The flying monkeys have had a substantial pop culture influence since their film debut. They are frequently referenced or spoofed in modern media:

  • Many movies and TV shows use “flying monkeys” as shorthand to describe thuggish henchmen or minions, e.g. referring to a gang leader’s enforcers as his “flying monkeys.”
  • Bands like Flying Monkeys and Priestess reference flying monkeys in their names or songs.
  • Stephen King’s Wizard and Glass novel features antagonists called “monkey-boys” that seem inspired by flying monkeys.
  • Computer programmers use the term “flying monkeys” to describe tests programs that look for security vulnerabilities in software.
  • In business and organizational behavior, the term “flying monkeys” refers to people who act on behalf of a narcissistic or abusive leader to attack their critics.

The Wizard of Oz flying monkeys have left a strong imprint on the cultural imagination and language.

Psychological interpretations

Psychologists and theorists have analyzed the symbolic role the flying monkeys play in The Wizard of Oz’s archetypal coming of age story:

  • Jungian analysis – Sees the flying monkeys as dark collective unconscious forces contrasting the individuation journey of the ego (Dorothy).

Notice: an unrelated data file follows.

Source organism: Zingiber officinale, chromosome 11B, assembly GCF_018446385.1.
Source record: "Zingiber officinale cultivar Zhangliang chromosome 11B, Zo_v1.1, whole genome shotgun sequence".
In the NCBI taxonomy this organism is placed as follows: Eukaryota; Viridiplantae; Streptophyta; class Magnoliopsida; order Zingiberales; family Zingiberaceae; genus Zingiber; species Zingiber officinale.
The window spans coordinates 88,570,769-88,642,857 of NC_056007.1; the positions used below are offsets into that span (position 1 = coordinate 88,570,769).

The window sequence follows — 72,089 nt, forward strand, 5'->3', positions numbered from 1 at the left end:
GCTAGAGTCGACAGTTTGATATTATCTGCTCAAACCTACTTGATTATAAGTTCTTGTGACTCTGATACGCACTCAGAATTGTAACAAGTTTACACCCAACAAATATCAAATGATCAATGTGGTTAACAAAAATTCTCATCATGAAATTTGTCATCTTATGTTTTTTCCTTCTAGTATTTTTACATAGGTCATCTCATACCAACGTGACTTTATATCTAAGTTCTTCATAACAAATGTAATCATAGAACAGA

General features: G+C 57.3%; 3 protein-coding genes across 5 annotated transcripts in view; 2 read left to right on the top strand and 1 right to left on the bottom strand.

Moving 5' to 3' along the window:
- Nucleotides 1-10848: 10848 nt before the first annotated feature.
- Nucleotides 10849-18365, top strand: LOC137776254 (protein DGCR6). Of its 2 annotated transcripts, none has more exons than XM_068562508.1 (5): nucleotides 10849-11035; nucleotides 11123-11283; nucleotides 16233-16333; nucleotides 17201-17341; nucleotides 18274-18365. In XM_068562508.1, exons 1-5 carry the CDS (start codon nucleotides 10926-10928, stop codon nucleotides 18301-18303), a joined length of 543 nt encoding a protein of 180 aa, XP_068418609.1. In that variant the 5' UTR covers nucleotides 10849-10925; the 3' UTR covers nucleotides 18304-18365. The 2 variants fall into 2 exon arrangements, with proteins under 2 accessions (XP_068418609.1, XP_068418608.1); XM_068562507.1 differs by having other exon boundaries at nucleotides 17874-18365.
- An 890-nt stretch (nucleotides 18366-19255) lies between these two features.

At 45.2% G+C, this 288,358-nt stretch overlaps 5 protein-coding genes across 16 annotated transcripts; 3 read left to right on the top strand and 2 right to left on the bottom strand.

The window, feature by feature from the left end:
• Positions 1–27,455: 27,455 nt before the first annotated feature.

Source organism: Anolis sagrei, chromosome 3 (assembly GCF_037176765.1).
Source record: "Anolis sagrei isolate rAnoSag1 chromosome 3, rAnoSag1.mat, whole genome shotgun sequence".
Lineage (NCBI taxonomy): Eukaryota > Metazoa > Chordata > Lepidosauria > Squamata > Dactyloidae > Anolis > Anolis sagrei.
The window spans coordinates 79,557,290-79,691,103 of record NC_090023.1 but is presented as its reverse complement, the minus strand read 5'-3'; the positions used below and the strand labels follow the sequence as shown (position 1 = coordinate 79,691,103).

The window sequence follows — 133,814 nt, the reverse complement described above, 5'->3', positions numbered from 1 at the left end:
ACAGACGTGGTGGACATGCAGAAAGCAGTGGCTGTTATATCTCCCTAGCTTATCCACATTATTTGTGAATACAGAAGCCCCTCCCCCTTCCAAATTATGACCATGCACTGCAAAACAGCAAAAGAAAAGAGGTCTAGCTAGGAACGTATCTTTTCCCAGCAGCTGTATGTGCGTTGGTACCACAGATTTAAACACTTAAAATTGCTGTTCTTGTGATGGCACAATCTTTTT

• Political interpretation – Views the monkeys as oppressed proletariat under the dictatorship of the Witch, reflecting class struggle. Dorothy represents revolutionary leadership.
  • Feminist analysis – Interprets the winged monkeys as an oppressed masculine force contrasting female power represented by Dorothy and the Witches.
  • Psychosexual theory – Suggests the flying monkeys symbolize primal sexual energies that must be overcome in adolescent development.

These perspectives see the flying monkeys as representing archetypal psychological forces Dorothy must master to complete her coming of age quest.


The flying monkeys in The Wizard of Oz were an innovative and memorable creation by L. Frank Baum. These winged henchmen have captured the public imagination for over a century and become one of the most iconic elements of the Oz mythos. With their sinister appearance, frightening actions, and symbolic significance, it is clear why the flying monkeys continue to fascinate audiences and inspire new interpretations in popular culture.